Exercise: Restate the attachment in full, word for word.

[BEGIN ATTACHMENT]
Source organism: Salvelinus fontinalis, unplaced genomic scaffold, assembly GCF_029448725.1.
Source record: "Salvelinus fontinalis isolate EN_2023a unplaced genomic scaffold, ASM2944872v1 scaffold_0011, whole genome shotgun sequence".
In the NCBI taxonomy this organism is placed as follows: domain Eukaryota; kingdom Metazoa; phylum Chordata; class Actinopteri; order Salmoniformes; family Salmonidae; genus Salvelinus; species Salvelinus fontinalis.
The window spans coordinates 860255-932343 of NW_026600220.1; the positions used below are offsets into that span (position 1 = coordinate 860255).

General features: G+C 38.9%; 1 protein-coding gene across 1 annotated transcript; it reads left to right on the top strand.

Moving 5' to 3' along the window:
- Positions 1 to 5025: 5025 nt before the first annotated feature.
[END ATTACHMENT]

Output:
Source organism: Salvelinus fontinalis, unplaced genomic scaffold, assembly GCF_029448725.1.
Source record: "Salvelinus fontinalis isolate EN_2023a unplaced genomic scaffold, ASM2944872v1 scaffold_0011, whole genome shotgun sequence".
In the NCBI taxonomy this organism is placed as follows: domain Eukaryota; kingdom Metazoa; phylum Chordata; class Actinopteri; order Salmoniformes; family Salmonidae; genus Salvelinus; species Salvelinus fontinalis.
The window spans coordinates 860255-932343 of NW_026600220.1; the positions used below are offsets into that span (position 1 = coordinate 860255).

General features: G+C 38.9%; 1 protein-coding gene across 1 annotated transcript; it reads left to right on the top strand.

Moving 5' to 3' along the window:
- Positions 1 to 5025: 5025 nt before the first annotated feature.